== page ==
Choosing not to delay gratification and ignoring numbers that matter are among the "curious behaviors that can ruin your retirement." That's the title of this 10-minute interactive video feature from the Center for Financial Literacy, also run by Munnell at Boston College. http://fsp.bc.edu/curious
Is retirement advice biased against you? Yes, according to this post at the U.S. News Money site. Some economists take financial advisers to task for consistently telling people they need to save enough money to maintain 80 percent of their incomes after retiring. The problem? Hardly anyone can save that much, even by starting early in life. So they just get scared. Instead, the article says, the key is to plan for retirement based on spending — a curious shift in thinking that puts individuals in greater control. http://bit.ly/LIY9qK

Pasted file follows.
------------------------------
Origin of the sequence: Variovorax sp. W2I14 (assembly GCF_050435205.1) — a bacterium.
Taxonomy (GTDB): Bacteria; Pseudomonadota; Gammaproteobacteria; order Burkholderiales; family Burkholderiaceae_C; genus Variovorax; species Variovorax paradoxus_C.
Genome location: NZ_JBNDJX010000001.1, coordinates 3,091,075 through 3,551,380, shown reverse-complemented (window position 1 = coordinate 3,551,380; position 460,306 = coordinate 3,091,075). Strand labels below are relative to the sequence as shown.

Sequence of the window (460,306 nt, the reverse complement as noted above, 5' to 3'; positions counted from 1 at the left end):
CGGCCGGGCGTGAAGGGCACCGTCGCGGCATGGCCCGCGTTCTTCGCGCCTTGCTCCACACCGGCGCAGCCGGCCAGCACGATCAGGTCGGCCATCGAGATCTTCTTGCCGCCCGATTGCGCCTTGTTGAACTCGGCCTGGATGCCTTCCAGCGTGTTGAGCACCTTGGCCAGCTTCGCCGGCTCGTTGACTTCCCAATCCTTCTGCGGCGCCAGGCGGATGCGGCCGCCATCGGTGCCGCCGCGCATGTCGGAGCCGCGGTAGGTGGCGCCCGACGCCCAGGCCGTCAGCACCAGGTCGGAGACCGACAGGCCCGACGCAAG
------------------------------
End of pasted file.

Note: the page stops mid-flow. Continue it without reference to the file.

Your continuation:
Overlooked retirement tips from Robert Powell at MarketWatch include advice for married couples to consider carefully the timing for starting to take Social Security. "It's not usually a good idea for both spouses to begin Social Security as early as possible." Again, odds favor the delay, many experts say. http://bit.ly/LDvD9z
Retirement and working go together these days. Some folks want a new career. Others need to stay busy. And many simply need the extra money. The AARP area called "work & retirement" talks about finding work. www.aarp.org/work
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